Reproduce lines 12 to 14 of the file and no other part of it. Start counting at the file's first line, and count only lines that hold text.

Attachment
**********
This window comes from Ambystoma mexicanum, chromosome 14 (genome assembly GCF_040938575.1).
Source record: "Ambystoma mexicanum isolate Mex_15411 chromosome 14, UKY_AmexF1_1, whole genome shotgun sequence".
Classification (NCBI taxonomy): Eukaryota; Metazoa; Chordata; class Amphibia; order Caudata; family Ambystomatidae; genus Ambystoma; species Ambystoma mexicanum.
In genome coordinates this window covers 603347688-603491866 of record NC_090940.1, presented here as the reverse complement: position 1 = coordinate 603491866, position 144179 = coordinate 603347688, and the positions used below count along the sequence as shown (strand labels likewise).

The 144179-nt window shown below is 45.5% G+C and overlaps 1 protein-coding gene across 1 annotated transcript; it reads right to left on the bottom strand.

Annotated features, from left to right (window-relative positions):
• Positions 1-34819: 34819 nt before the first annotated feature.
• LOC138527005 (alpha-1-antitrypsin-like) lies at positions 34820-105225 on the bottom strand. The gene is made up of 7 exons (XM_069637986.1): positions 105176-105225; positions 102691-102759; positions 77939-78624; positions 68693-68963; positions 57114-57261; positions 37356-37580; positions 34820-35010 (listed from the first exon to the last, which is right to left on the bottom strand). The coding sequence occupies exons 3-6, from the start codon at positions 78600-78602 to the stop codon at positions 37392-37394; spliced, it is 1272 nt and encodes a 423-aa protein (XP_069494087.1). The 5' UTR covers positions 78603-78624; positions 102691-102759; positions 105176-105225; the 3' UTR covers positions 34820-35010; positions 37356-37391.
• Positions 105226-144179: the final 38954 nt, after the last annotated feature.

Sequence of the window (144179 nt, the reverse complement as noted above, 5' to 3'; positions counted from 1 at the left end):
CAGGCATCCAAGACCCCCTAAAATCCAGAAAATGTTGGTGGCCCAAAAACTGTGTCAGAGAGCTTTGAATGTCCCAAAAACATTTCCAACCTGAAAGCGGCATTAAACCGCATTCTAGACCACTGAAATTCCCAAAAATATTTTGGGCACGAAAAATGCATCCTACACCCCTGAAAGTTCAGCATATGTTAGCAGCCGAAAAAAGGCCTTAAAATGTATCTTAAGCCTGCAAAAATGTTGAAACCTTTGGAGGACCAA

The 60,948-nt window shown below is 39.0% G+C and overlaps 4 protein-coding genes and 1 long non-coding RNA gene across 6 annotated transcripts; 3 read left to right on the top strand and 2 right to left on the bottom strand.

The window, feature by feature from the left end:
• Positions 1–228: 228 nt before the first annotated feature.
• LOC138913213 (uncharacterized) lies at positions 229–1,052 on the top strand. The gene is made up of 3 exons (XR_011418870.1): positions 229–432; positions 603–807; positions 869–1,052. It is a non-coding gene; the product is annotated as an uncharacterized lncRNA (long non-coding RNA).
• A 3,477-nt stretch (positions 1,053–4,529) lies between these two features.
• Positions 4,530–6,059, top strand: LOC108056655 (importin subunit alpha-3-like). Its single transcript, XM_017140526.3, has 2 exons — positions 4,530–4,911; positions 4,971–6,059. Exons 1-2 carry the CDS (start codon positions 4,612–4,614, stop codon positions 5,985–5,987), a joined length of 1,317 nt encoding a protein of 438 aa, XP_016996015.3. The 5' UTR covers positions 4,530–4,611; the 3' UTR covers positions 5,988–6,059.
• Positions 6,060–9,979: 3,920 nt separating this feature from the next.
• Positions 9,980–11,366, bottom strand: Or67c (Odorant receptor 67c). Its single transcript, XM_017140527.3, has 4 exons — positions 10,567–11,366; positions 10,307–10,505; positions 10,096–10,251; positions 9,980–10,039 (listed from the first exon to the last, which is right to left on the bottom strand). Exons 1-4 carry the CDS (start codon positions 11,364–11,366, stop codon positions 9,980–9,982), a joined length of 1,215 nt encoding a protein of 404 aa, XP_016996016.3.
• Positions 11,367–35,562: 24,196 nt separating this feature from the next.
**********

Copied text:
The 60,948-nt window shown below is 39.0% G+C and overlaps 4 protein-coding genes and 1 long non-coding RNA gene across 6 annotated transcripts; 3 read left to right on the top strand and 2 right to left on the bottom strand.

The window, feature by feature from the left end:
• Positions 1–228: 228 nt before the first annotated feature.